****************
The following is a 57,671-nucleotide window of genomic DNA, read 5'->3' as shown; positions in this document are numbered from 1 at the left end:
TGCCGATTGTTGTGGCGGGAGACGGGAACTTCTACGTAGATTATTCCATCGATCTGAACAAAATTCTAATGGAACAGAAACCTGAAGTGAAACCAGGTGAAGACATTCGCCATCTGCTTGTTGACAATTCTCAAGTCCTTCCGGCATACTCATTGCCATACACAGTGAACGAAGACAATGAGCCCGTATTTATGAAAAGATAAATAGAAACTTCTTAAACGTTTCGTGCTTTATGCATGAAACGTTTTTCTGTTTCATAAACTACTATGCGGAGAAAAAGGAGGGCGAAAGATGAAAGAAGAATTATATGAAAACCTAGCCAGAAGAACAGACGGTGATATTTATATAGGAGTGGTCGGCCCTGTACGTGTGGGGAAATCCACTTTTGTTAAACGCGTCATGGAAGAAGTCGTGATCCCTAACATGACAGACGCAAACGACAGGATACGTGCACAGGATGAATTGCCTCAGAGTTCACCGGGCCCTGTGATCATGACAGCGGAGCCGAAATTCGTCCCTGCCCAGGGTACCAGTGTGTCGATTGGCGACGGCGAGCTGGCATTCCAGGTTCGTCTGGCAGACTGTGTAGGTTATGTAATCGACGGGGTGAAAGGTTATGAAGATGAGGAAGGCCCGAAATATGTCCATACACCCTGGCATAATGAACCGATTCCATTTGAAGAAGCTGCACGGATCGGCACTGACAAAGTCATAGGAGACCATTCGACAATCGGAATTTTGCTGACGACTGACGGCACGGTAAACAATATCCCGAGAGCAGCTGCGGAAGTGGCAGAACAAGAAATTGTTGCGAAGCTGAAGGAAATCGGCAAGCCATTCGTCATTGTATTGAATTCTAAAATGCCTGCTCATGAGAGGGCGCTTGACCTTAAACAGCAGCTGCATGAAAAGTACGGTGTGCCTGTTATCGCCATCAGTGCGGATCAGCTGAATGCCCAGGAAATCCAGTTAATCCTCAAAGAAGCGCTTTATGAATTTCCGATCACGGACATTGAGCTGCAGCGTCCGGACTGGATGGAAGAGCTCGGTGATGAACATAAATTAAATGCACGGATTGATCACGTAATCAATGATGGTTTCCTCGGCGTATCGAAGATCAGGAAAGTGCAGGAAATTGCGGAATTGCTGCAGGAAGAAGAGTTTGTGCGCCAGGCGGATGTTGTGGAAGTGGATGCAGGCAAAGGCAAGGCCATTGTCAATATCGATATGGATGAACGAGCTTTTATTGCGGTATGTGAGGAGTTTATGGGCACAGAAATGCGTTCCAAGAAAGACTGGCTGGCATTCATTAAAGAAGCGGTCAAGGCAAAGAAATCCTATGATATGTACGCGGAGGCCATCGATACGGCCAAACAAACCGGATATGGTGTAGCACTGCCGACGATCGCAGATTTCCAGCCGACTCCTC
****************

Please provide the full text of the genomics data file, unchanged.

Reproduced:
The following is a 57,671-nucleotide window of genomic DNA, read 5'->3' as shown; positions in this document are numbered from 1 at the left end:
TGCCGATTGTTGTGGCGGGAGACGGGAACTTCTACGTAGATTATTCCATCGATCTGAACAAAATTCTAATGGAACAGAAACCTGAAGTGAAACCAGGTGAAGACATTCGCCATCTGCTTGTTGACAATTCTCAAGTCCTTCCGGCATACTCATTGCCATACACAGTGAACGAAGACAATGAGCCCGTATTTATGAAAAGATAAATAGAAACTTCTTAAACGTTTCGTGCTTTATGCATGAAACGTTTTTCTGTTTCATAAACTACTATGCGGAGAAAAAGGAGGGCGAAAGATGAAAGAAGAATTATATGAAAACCTAGCCAGAAGAACAGACGGTGATATTTATATAGGAGTGGTCGGCCCTGTACGTGTGGGGAAATCCACTTTTGTTAAACGCGTCATGGAAGAAGTCGTGATCCCTAACATGACAGACGCAAACGACAGGATACGTGCACAGGATGAATTGCCTCAGAGTTCACCGGGCCCTGTGATCATGACAGCGGAGCCGAAATTCGTCCCTGCCCAGGGTACCAGTGTGTCGATTGGCGACGGCGAGCTGGCATTCCAGGTTCGTCTGGCAGACTGTGTAGGTTATGTAATCGACGGGGTGAAAGGTTATGAAGATGAGGAAGGCCCGAAATATGTCCATACACCCTGGCATAATGAACCGATTCCATTTGAAGAAGCTGCACGGATCGGCACTGACAAAGTCATAGGAGACCATTCGACAATCGGAATTTTGCTGACGACTGACGGCACGGTAAACAATATCCCGAGAGCAGCTGCGGAAGTGGCAGAACAAGAAATTGTTGCGAAGCTGAAGGAAATCGGCAAGCCATTCGTCATTGTATTGAATTCTAAAATGCCTGCTCATGAGAGGGCGCTTGACCTTAAACAGCAGCTGCATGAAAAGTACGGTGTGCCTGTTATCGCCATCAGTGCGGATCAGCTGAATGCCCAGGAAATCCAGTTAATCCTCAAAGAAGCGCTTTATGAATTTCCGATCACGGACATTGAGCTGCAGCGTCCGGACTGGATGGAAGAGCTCGGTGATGAACATAAATTAAATGCACGGATTGATCACGTAATCAATGATGGTTTCCTCGGCGTATCGAAGATCAGGAAAGTGCAGGAAATTGCGGAATTGCTGCAGGAAGAAGAGTTTGTGCGCCAGGCGGATGTTGTGGAAGTGGATGCAGGCAAAGGCAAGGCCATTGTCAATATCGATATGGATGAACGAGCTTTTATTGCGGTATGTGAGGAGTTTATGGGCACAGAAATGCGTTCCAAGAAAGACTGGCTGGCATTCATTAAAGAAGCGGTCAAGGCAAAGAAATCCTATGATATGTACGCGGAGGCCATCGATACGGCCAAACAAACCGGATATGGTGTAGCACTGCCGACGATCGCAGATTTCCAGCCGACTCCTC